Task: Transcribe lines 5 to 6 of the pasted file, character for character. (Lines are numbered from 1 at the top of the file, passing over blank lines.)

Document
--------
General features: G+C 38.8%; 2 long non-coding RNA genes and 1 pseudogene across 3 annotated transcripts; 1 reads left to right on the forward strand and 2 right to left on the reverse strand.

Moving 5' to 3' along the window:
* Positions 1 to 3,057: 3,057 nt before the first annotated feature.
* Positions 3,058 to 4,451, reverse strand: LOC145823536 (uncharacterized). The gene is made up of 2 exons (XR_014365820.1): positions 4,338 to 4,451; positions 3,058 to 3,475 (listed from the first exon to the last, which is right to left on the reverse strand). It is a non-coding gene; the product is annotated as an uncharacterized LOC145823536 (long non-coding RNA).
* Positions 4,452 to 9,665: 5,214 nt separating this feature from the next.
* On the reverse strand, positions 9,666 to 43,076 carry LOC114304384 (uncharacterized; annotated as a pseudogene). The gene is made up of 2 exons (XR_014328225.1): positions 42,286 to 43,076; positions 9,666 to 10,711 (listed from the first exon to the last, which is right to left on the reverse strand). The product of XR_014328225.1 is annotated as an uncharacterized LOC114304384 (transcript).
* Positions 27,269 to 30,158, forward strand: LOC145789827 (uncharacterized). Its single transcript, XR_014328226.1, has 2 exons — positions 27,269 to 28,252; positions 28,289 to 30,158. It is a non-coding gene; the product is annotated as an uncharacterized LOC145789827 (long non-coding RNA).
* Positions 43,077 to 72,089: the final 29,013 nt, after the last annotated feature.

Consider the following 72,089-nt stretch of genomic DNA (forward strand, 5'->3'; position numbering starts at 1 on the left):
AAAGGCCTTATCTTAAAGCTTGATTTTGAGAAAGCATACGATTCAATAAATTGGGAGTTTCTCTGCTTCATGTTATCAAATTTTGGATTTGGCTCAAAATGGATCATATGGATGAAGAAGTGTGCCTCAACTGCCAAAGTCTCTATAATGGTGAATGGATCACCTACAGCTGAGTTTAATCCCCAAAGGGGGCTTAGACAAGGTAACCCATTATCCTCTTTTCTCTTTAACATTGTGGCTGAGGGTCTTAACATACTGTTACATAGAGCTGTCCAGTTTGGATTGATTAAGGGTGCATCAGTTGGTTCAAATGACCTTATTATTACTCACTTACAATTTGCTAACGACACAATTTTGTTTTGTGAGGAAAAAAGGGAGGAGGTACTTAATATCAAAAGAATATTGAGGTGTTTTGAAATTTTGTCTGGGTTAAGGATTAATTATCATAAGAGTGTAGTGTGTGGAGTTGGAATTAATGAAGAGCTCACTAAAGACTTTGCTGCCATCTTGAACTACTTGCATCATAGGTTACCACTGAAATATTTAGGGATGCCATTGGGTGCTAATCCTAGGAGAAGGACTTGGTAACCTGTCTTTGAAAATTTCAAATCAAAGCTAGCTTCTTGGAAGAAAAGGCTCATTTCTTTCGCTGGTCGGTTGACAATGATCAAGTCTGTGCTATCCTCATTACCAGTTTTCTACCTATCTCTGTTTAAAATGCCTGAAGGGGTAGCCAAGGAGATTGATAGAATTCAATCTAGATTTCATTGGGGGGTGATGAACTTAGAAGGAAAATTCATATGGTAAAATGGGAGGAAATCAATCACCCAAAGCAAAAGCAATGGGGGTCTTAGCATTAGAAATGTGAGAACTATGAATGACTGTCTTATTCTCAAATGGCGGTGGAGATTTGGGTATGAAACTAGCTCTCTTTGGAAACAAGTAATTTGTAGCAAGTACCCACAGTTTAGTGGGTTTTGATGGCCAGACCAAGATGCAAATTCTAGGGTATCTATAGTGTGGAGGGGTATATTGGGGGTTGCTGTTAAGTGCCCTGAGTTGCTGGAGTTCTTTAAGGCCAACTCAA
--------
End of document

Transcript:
* Positions 4,452 to 9,665: 5,214 nt separating this feature from the next.
* On the reverse strand, positions 9,666 to 43,076 carry LOC114304384 (uncharacterized; annotated as a pseudogene). The gene is made up of 2 exons (XR_014328225.1): positions 42,286 to 43,076; positions 9,666 to 10,711 (listed from the first exon to the last, which is right to left on the reverse strand). The product of XR_014328225.1 is annotated as an uncharacterized LOC114304384 (transcript).